We strive to be accountable in all the work we do.

That means regularly asking ourselves difficult questions, and creating spaces where we can invite and listen to critical feedback. The following resources are one part of the ongoing process of being accountable as an Alliance working to engage men and boys in gender justice and women’s rights.

Putting MenEngage Alliance On The Spot

What does MenEngage Alliance need to do better?

Read what feminists, women’s rights, LGBTIQA+ rights, and gender justice activists had to say about MenEngage Alliance at an Accountability Dialogue session in New York in March 2018. The ‘On The Spot’ report includes 17 recommendations for MenEngage Alliance, our members, and anyone working in the field of men and masculinities.

A Critical Dialogue on Engaging Men and Boys

How can work with men and boys become truly transformative?

The Critical Dialogue on Engaging Men and Boys in Gender Justice Summary Report captures global experiences, concerns, lessons learned and recommendations from individuals working on women’s rights and empowerment, and those working to engage men and boys.

Change Begins Within

What does accountability mean to people working with men and boys?

Read what accountability means for individuals, organizations and states in the Change Begins Within: Practices and Processes of Accountability report. The report provides an insight into discussions held during the 2nd MenEngage Global Symposium in November 2014.


The following articles represent some of the views, discussions and challenges around accountability in the field of engaging men and boys in gender justice and women’s rights.

Key experiences in the contextualization of the MenEngage Code of Conduct in Nicaragua

Douglas Mendoza Urrutia and Ana María Bermudez, Nicaragua. 25 January 2017



“I can do it all by myself:” Why increased male caregiving may find resistance from women

Oswaldo Montoya, Global Accountability Associate, MenEngage Alliance. 1 September 2016

Men seeing themselves as full partners in care work

Bayano Valy. 11 August 2016.

The promotion of positive masculinities in public policies: the experience of Instituto WEM and the Costa Rican MenEngage Network

Alvaro Campos Guadamuz. 18 May 2016.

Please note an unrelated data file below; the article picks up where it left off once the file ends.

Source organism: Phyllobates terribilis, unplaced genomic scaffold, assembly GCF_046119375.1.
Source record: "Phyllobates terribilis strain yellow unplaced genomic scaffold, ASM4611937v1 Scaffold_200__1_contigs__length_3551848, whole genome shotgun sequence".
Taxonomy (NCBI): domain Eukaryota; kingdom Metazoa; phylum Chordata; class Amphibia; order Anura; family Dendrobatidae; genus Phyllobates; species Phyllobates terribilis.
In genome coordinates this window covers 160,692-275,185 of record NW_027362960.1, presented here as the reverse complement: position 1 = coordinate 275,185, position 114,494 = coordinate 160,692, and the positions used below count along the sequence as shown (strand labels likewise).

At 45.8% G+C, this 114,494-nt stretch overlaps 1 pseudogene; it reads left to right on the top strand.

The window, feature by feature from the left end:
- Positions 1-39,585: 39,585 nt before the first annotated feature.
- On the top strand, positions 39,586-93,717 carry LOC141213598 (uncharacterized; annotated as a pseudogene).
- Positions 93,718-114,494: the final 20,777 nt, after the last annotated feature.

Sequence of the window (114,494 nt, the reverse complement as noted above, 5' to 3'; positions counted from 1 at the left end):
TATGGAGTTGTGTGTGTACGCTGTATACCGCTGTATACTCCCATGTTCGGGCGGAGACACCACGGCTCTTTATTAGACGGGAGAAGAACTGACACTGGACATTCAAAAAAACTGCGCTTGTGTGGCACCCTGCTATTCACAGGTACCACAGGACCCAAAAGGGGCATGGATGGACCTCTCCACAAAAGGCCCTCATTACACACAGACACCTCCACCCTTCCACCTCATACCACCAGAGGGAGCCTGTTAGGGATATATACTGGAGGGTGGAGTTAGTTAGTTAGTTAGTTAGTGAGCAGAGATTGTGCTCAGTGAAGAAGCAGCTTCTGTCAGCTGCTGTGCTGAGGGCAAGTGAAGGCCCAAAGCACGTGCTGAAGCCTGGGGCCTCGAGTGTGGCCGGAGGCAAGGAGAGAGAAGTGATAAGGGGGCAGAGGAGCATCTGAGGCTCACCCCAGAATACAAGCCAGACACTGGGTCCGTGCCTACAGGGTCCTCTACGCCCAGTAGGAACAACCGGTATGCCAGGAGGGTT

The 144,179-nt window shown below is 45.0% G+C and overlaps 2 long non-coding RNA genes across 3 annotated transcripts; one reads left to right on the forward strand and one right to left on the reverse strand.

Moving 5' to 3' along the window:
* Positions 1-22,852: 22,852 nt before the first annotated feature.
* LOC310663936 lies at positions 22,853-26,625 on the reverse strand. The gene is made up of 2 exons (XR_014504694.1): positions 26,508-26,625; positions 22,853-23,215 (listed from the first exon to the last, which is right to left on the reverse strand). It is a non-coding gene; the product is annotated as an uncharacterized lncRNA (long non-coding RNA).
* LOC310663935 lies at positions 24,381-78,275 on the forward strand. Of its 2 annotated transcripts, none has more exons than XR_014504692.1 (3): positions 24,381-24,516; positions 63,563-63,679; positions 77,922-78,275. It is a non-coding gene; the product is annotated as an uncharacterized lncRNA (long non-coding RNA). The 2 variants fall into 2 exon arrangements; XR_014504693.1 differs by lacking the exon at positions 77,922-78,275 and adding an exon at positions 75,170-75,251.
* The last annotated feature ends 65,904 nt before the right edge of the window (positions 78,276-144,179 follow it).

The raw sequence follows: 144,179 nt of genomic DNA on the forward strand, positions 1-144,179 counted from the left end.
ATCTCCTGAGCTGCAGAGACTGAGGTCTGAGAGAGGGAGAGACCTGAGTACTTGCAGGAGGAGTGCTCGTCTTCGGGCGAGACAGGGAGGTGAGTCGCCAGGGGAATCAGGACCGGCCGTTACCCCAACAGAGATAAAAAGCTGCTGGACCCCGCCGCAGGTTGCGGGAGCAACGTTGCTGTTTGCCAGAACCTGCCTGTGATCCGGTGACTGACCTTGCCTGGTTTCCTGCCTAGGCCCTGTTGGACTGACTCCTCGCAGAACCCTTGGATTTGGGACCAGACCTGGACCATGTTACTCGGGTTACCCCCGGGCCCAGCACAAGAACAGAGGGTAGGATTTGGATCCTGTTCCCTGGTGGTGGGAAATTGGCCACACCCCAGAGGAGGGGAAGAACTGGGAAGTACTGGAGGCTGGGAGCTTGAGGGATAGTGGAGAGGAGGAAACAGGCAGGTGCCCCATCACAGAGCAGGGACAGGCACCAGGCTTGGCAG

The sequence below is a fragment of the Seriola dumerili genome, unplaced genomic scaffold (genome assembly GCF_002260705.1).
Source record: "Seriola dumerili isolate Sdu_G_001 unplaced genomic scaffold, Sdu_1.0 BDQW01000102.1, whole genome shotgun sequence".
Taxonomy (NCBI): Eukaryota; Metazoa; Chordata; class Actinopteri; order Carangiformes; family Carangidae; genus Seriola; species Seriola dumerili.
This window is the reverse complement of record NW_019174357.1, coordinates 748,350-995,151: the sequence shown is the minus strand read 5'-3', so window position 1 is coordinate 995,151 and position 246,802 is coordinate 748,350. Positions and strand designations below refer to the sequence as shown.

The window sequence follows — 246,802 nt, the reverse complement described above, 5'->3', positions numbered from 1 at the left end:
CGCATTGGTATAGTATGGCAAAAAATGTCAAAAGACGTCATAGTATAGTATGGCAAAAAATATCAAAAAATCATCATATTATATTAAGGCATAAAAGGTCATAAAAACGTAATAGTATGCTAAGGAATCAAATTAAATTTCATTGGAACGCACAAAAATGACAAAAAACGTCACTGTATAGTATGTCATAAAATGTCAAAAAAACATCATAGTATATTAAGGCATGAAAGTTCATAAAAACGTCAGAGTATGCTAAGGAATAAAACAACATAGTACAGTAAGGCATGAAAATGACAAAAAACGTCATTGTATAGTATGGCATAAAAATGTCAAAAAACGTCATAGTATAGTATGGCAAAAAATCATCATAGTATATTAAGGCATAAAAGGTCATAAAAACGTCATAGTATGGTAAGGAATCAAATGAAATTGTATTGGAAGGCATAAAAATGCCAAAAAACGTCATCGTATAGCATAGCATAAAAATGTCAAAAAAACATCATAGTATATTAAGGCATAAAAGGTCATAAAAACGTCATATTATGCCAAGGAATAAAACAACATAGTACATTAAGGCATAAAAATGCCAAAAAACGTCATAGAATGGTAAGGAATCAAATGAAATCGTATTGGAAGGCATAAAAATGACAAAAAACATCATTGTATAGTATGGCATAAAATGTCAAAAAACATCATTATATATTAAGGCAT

Transforming masculinities: the twists and turns of feminist men’s history in the Caribbean

Gabrielle Hosein. April 14, 2016.

Challenging Male Supremacy: Accountability and the experiences of a New York collective

Alan Greig. March 17, 2016.

Open the window: Achieving gender justice in sexual and reproductive health

Jon Hopkins and Seri Wendoh. March 3, 2016.

My journey to the MenEngage Alliance Board

Sonali Khan. February 25, 2016.

Engendering accountability

Jacqui Stevenson. February 11, 2016.

‘She will say yes eventually, that’s what happens in films’

Bilquis Tahira. February 4, 2016.

My gender-based privilege workshop

Terry Howard. January 28, 2016.

Accountability of boys, men and fathers in the gender equality process: a progressive framework

Markus Theunert. January 14, 2016.

Conceptualizing and implementing accountability in men’s gender equity efforts

NAMEN webinar. January 8, 2016.

On the power of norms and the norms of power

Riki Wilchins. December 17, 2015.

Between the Devil and the Deep Blue Sea?: A Feminist Argument for Engaging Men in Gender Equality

Nikki van der Gaag. December 10, 2015.

The gender politics of men’s anti-violence work

Michael Flood December 3, 2015.

Men and boys: allies or shareholders in the women’s rights movement? Finding the nexus

Catherine Nyambura. November 24, 2015.

The risks of men talking about gender

Sebastian Molano. November 19, 2015.

An Open Invitation to Further Dialogue Between the Global Network of Women’s Shelters and MenEngage Alliance

November 11, 2015.